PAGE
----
9 CAPAROL I CONS New to the UK, this set of colours mixes mod­ern and retro

Why should I choose it? De­signed with young fam­i­lies in mind, the new Caparol Icons paints are 100 per cent child-safe, com­pletely sol­vent free and odour­less. In fact, they’ve been awarded the high­est grade by Ger­many’s eco stan­dards for paint. What’s its story? Caparol is one of Ger­many’s lead­ing paint mak­ers, and it has just cre­ated the Caparol Icons brand, a bi­jou col­lec­tion of 120 colours de­vel­oped specif­i­cally for a cool, de­sign savvy crowd. The brand’s team of de­sign­ers, trend fore­cast­ers and art his­to­ri­ans delved into the his­tory books to de­velop a colour pal­ette that re­flects the iconic mo­ments, peo­ple and phe­nom­ena from the 1950s on­wards. What this trans­lates into is a set of slightly retro colour col­lec­tions that are per­fect for a mod­ern set­ting. Did you know?

The quirky names given to each shade pro­vide a sense of this paint gi­ant’s new ap­proach, which puts mood above tonal vari­a­tion. There’s a sunny ‘Flower Power’ yel­low, a rich ‘Trib­ute to Vinyl’ grey-black and a sooth­ing ‘Surf’s Up’ blue. Where to buy You heard it here first: Caparol Icons has only just be­come avail­able in the UK and is not stocked here as of yet, so get in touch di­rectly with Caparol for paint sam­ples and to ar­range ship­ping ( ‘Ode To Joy’

10 V& A PAINT The way to bring a mu­seum-qual­ity pal­ette into your home

Why should I choose it? In an en­tre­pre­neur­ial first, the Victoria and Al­bert Mu­seum is launch­ing a luxury in­te­rior paint range avail­able for the pub­lic to buy in shades in­spired by the gallery’s own walls, and its ex­hibits. The col­lec­tion has been pro­duced by 120-year-old Bri­tish man­u­fac­turer Master Paint­mak­ers for the Mu­seum. What are the paints like? The label launches with the ‘Clas­sic Paint Col­lec­tion’, con­sist­ing of 40 hues in­spired by the V&A’S his­tory, ar­chi­tec­ture and in­te­rior. An op­u­lent stand-out is the deep sea-green ‘Owen’s Teal’, which echoes the dec­o­ra­tive flour­ishes put in the Mu­seum’s early In­dian, Chi­nese and Ja­panese Rooms by de­signer Owen Jones, who once quipped that ‘Form with­out colour is like a body with­out a soul’. We also like grey-white ‘Tra­jan’s Col­umn’, named after the Mu­seum’s su­per­sized plas­ter cast of Rome’s 1st-cen­tury com­mem­o­ra­tive pil­lar. All colours are avail­able in matt emul­sion, eggshell, gloss and ma­sonry. Where can I buy them? In the V&A’S mu­seum shop or on­line. Want to see the paints in situ? Some have al­ready been used on the gallery’s in­te­ri­ors – such as ‘Grand En­trance’, a soft wel­com­ing white used in the mag­nif­i­cent domed lobby. £36 for 2.5 litres (van­da­ ➤

11 RESSOURCE PEINTURES The in­sid­ers’ se­cret, this firm still makes all of its paints in Provence

Why should I choose it? As well as hav­ing in­no­va­tive in-house ‘colour ar­chae­ol­o­gist’ Pa­trick Baty, the firm col­lab­o­rates with su­per­cool French cre­atives with a spe­cial in­ter­est in colour. The ‘It­inéraires’ col­lec­tion is the re­sult of ap­proach­ing four de­sign folk liv­ing in dif­fer­ent cities – such as Nantes and Mar­seille – to cre­ate a pal­ette of shades for each cityscape. In­te­rior de­signer Nathalie Rives con­jours up Lyon with peaty ‘Brown Whisky’, ‘Bleu Velours’ and the plummy ‘Rouge Ébène’. What’s its story? One of the last in­de­pen­dent paint man­u­fac­tur­ers in France, Ressource Peintures is a di­rect de­scen­dant of the So­ciété Provençale du Blanc Fixe Ocres et Couleurs, a paint brand cre­ated in 1946. Lo­cated near the ochre quar­ries of Rous­sil­lon in France, the com­pany has long been us­ing this nat­u­ral ma­te­rial to make its paints. Did you know? The brand’s paints are made with pig­ments mined straight from the earth, which means they are more nat­u­ral than most: all of Ressource Pein­ture’s tints con­tain less than half the max­i­mum al­lowed amount of VOC (nasty sol­vents re­leased into the air as a paint dries). Or­der colour cards from the Paris store. From £26.80 per litre (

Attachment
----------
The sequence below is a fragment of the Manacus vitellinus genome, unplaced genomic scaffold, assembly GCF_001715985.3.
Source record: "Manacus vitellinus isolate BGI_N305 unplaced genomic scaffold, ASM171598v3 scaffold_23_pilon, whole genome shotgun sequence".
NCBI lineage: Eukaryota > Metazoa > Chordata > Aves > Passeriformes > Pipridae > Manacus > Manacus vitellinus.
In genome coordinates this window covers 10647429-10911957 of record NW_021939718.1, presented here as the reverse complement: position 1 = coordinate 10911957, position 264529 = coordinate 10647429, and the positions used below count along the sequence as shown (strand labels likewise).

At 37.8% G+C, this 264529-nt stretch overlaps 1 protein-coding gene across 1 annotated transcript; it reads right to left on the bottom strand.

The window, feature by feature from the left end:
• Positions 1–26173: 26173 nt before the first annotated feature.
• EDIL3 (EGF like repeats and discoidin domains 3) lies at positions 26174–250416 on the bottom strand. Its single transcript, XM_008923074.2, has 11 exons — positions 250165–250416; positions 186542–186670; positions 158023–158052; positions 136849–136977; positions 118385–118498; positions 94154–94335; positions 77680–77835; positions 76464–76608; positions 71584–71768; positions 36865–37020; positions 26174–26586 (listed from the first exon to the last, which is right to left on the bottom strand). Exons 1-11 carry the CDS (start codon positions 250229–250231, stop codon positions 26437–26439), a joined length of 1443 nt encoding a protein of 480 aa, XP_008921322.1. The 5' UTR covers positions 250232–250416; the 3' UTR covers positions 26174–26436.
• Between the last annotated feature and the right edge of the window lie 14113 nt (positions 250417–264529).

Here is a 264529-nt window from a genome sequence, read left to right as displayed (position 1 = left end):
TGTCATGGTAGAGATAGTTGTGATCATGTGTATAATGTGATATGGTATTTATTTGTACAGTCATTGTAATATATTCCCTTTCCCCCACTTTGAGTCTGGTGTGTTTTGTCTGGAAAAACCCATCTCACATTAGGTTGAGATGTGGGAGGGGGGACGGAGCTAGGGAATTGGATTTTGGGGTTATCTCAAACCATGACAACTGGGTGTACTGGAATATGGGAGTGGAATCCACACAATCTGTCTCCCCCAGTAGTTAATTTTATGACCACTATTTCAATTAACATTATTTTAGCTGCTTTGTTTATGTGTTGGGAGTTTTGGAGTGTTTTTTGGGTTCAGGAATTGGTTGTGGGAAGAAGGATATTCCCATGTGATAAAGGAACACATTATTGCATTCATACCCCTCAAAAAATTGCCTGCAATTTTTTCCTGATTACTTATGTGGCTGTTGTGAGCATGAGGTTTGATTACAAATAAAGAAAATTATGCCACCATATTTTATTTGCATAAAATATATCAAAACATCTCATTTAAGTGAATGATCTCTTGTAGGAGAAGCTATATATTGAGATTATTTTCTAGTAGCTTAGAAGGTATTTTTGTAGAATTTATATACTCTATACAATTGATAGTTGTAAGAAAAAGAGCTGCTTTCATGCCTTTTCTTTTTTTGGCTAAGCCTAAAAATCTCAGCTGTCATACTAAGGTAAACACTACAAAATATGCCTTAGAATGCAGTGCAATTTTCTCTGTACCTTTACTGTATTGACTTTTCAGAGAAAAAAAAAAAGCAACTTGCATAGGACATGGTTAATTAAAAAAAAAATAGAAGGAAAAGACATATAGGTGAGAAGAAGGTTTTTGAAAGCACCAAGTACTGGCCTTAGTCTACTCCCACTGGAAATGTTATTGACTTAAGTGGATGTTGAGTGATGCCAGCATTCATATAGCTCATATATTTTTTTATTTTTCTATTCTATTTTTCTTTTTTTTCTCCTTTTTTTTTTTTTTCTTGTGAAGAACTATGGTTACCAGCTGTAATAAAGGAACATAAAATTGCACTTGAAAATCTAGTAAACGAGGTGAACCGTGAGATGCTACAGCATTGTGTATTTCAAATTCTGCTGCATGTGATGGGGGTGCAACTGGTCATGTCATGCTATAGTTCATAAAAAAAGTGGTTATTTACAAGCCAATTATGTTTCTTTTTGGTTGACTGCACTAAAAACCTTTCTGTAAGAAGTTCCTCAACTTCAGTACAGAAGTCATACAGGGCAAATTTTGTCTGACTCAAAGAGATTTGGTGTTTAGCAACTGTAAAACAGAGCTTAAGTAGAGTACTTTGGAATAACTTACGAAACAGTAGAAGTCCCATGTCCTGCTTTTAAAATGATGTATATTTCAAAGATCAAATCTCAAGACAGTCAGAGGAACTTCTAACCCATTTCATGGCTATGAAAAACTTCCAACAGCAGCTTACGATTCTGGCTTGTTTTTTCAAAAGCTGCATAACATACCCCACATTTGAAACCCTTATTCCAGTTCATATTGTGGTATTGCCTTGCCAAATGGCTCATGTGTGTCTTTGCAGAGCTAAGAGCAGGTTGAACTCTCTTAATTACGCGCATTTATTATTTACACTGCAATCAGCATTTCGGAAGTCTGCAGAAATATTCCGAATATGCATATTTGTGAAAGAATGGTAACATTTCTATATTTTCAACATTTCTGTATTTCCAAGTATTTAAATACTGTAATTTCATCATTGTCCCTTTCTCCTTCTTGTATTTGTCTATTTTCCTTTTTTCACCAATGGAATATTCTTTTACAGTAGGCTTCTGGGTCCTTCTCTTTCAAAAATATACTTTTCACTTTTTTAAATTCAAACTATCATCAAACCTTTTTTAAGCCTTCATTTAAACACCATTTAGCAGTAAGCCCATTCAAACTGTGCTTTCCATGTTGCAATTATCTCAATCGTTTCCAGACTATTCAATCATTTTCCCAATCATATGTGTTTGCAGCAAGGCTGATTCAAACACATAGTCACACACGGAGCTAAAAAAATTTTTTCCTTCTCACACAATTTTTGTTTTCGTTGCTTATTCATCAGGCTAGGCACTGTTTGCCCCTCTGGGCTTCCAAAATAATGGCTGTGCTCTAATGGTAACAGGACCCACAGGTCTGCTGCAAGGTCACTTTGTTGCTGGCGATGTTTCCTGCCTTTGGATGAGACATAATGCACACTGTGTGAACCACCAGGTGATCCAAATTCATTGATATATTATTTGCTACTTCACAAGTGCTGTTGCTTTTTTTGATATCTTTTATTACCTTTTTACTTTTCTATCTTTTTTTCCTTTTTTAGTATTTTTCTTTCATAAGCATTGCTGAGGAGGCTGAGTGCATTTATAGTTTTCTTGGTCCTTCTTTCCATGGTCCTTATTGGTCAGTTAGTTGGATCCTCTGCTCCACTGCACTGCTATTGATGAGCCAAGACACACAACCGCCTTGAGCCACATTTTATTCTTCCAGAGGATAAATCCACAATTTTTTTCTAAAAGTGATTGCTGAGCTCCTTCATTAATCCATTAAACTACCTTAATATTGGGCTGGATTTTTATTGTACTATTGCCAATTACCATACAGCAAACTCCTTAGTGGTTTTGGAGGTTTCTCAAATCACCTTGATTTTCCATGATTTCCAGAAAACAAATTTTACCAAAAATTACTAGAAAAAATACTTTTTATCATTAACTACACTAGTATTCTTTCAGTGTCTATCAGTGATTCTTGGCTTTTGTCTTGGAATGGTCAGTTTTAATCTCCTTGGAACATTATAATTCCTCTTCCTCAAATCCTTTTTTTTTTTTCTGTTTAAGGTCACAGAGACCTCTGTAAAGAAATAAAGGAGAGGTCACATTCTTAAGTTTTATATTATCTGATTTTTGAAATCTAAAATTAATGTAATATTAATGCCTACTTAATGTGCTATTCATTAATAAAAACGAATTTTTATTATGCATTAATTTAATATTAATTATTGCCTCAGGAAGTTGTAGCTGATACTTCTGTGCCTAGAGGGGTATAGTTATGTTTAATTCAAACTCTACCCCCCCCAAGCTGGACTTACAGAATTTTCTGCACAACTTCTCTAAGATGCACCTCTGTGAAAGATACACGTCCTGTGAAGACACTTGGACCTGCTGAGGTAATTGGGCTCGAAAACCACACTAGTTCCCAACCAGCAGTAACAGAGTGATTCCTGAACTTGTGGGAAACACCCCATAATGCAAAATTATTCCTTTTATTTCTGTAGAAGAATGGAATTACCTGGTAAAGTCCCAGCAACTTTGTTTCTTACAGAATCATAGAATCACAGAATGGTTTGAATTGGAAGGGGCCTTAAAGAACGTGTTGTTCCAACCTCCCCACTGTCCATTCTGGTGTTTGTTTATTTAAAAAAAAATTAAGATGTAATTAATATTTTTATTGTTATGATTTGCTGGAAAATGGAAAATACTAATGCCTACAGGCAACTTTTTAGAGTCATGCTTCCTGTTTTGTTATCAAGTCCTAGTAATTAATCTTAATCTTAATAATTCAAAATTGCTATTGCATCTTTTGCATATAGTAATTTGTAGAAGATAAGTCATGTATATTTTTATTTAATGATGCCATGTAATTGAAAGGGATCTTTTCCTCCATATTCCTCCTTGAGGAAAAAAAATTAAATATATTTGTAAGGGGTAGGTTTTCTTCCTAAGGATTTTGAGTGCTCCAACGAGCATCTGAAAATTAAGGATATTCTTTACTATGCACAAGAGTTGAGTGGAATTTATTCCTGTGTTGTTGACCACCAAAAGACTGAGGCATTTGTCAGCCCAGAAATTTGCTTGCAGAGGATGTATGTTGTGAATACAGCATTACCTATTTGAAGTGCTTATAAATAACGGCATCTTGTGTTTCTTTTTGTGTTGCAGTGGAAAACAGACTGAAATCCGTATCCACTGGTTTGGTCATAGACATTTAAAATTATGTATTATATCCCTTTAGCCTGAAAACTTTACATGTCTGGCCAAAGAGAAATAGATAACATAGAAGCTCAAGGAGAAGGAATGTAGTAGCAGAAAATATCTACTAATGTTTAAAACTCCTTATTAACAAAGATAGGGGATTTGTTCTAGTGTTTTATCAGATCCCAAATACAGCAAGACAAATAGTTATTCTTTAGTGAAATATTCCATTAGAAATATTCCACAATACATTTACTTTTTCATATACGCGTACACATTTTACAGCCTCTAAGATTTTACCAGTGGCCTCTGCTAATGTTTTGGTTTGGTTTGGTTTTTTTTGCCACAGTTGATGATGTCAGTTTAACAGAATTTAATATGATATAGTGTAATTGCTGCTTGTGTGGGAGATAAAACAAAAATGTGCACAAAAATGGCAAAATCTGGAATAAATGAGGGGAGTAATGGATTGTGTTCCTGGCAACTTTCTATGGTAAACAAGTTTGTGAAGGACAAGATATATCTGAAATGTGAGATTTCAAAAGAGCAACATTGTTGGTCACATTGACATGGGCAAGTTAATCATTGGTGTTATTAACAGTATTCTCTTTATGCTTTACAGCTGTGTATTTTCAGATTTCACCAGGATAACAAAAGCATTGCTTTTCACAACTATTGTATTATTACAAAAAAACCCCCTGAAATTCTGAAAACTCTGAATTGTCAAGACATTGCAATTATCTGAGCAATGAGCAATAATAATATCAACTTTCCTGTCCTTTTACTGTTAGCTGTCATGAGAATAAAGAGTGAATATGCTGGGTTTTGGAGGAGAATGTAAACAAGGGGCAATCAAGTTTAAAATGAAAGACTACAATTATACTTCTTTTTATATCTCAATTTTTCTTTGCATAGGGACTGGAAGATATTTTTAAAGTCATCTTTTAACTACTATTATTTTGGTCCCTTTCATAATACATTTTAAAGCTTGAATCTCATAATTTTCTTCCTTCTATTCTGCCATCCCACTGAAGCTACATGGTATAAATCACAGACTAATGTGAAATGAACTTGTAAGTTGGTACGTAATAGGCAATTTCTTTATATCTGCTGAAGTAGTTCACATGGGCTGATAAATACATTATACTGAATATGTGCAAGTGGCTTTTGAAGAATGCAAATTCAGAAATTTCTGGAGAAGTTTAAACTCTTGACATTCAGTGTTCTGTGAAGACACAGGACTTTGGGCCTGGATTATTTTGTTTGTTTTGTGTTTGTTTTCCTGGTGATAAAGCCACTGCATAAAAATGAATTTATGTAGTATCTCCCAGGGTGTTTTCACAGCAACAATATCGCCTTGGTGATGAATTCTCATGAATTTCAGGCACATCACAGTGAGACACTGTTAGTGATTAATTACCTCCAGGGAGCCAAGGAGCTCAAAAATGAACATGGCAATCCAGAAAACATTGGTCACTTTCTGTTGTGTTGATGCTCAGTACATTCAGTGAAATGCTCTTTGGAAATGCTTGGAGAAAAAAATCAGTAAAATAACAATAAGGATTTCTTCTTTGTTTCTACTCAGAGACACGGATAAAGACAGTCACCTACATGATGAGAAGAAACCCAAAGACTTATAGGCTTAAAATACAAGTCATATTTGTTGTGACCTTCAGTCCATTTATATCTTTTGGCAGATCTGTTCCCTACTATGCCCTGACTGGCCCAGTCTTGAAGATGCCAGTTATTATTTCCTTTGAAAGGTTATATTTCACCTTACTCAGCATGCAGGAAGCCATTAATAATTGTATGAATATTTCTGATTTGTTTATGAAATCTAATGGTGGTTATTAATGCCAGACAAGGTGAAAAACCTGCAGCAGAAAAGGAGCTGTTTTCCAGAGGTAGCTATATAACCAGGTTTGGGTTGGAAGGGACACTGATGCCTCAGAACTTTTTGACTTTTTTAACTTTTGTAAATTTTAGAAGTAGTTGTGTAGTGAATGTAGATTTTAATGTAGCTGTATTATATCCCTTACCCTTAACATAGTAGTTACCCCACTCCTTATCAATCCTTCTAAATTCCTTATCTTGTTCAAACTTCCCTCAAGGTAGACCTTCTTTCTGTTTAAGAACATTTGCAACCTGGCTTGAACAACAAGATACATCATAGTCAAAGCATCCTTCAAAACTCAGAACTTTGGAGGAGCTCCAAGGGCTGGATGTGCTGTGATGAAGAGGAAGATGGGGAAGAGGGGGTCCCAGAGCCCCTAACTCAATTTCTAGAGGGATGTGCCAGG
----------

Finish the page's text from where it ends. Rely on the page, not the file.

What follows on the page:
12 L ITTLE GREENE The old favourite with cutting-edge green cre­den­tials

Why should I choose it? Lit­tle Greene is known for its strong eco cre­den­tials. The com­pany’s wa­ter-based paints carry the in­dus­try’s best eco rat­ing; the tins are made from more than 50 per cent re­cy­cled steel; and for ev­ery tree used to make its wall­pa­pers an­other four are planted. What’s its story? The ear­li­est records of the Lit­tle Greene Dye Works on the out­skirts of Manch­ester date back to 1720 – the Earl of Derby granted it rights as a ‘ house pro­duc­ing colours’ later in the 18th cen­tury. It is be­lieved that Lit­tle Greene’s ‘Cho­co­late’ shade was used for com­poser Ge­orge Frid­eric Han­del’s front door while ‘ In­vis­i­ble Green’ was pop­u­larised by Ge­or­gian gar­dener Humphry Rep­ton, who rec­om­mended it to help fences blend into sur­round­ing fo­liage. The orig­i­nal Lit­tle Greene paints used nat­u­ral resins and pig­ments com­bined with clean Pen­nines wa­ter, and many of those early in­gre­di­ents are still used in the com­pany’s for­mu­lae to­day, hav­ing proven to be safer and bet­ter qual­ity than their syn­thetic coun­ter­parts. Lit­tle Greene is still a fam­ily-run busi­ness – its paints and wall­pa­pers are made in the UK near the orig­i­nal Col­ly­hurst Wood site. Did you know? Lit­tle Greene’s ‘Fly­ing Chips’ are the only colour cards printed with­out a white border, mak­ing it eas­ier to com­pare shades against fab­ric, wall­pa­per and other paint sam­ples. £38 for 2.5 litres ( lit­tle­




‘Biron Gray’, be­spoke shade for the Rodin Mu­seum

‘Salon Drab’ and ‘ Yeabridge Green’

‘Mar­itime Teal’


‘Mon­fleur’, ‘Barcelona Or­ange’ and ‘Provence’

‘Plim­soll’, ‘Ge­orge­town’ and ‘ Wat­tle V’



‘Cir­cle Line’

‘Kas­bouri No.1’

‘FTT-013’ ‘Cado­gan Stone’ and ‘Em­pire Grey’

‘Ce­les­tial Blue’

‘In­vis­i­ble Green’